Gottheil noted that there could be issues with the new technology, such as when the user is wearing long sleeves or the battery life of the ring.
Carnegie Mellon also said the ring's battery is one of the challenges with the technology.
"The system has some limitations," the university said. "Keeping the ring powered up is a challenge. Signals also tend to change as the device is worn for long periods, thanks to factors such as sweat and hydration and the fact that the body is in constant motion."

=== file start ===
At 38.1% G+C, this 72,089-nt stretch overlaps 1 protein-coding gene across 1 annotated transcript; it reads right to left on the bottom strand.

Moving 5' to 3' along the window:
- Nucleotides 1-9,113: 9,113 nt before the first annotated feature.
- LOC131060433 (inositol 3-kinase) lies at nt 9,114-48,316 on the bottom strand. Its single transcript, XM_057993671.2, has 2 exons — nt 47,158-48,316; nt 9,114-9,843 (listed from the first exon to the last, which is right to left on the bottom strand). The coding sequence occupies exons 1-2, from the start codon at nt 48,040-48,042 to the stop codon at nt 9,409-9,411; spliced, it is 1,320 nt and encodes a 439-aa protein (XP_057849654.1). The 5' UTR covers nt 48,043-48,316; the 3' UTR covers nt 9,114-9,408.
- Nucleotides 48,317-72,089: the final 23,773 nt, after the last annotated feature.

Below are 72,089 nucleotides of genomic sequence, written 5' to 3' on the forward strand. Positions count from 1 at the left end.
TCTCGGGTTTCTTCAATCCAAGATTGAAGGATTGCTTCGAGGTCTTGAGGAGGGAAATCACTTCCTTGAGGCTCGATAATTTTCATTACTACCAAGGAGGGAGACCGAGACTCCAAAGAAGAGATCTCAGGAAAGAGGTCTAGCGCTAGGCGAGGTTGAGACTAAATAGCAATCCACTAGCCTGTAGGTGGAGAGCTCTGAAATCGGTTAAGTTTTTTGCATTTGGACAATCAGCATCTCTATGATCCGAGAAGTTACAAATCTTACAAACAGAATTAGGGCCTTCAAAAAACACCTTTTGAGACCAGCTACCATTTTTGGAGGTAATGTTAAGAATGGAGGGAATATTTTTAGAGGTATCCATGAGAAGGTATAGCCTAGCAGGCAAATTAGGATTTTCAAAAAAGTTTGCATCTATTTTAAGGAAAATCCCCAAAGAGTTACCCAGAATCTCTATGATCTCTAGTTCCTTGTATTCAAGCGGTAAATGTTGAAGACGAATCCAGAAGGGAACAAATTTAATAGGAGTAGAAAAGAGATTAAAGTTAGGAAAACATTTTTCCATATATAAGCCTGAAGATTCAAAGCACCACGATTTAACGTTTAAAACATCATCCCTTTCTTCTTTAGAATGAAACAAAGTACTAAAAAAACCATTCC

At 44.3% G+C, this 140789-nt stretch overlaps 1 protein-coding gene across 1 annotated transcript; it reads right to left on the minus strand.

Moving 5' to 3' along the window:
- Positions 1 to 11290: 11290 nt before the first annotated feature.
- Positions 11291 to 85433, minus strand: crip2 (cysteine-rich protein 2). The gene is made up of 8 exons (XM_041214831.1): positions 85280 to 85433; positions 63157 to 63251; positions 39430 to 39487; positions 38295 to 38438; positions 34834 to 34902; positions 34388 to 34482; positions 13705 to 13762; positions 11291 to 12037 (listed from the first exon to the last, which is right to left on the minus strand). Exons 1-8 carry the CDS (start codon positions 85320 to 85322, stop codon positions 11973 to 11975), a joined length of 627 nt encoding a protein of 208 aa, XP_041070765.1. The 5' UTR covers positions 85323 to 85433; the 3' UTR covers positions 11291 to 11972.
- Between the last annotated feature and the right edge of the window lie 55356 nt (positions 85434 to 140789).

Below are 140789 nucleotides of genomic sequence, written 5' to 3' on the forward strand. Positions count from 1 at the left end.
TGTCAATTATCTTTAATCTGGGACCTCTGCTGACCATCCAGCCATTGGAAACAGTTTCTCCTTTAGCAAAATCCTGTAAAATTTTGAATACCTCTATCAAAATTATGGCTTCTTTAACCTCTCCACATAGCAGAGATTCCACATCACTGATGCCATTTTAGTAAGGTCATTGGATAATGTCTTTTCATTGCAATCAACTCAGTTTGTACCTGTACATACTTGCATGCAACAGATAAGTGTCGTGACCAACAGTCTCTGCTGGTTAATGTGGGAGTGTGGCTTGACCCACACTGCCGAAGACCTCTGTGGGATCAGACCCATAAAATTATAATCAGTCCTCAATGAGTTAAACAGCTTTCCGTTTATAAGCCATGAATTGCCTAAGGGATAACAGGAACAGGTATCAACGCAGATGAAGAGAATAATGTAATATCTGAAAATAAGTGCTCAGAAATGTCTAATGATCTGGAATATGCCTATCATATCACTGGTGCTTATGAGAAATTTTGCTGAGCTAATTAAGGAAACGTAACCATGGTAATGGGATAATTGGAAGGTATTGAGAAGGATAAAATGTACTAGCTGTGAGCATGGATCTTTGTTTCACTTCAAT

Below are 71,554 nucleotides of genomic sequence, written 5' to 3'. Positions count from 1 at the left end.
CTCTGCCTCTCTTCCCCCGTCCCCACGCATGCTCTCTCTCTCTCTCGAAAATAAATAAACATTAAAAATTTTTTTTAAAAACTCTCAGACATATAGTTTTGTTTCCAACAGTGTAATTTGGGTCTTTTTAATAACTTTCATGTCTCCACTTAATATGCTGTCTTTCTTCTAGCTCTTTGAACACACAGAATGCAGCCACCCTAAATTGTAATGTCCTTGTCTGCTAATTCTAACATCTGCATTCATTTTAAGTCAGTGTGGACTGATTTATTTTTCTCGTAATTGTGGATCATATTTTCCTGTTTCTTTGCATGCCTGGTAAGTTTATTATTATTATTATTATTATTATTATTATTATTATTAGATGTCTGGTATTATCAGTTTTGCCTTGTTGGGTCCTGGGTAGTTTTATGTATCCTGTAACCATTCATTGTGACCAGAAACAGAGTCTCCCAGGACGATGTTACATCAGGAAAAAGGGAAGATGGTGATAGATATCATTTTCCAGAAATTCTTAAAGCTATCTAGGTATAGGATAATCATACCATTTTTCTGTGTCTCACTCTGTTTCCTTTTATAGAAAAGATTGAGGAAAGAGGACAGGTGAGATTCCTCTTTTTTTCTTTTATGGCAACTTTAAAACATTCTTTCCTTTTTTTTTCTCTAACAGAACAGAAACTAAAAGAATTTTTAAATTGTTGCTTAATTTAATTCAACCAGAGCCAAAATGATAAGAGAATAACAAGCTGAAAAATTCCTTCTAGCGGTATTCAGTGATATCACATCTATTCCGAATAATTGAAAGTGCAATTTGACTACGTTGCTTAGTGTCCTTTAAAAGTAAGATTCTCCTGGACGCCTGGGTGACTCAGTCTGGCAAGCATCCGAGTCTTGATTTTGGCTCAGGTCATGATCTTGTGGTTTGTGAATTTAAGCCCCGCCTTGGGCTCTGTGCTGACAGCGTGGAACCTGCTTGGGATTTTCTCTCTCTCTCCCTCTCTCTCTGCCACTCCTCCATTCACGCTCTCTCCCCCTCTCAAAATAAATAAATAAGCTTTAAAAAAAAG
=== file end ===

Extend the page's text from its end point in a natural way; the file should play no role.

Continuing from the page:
CMU also reported that researchers believe the technology, including the high-frequency signals emitted by the ring, are not harmful to the user.
"The technology is safe," the university said. "No evidence suggests that the radio frequency signals used by SkinTrack have any health effects. The body is commonly excited by daily appliances -- everything from the tiny amounts of current drawn from the finger by touchscreens to the electromagnetic noise emanating from fluorescent lights -- with no ill effects."
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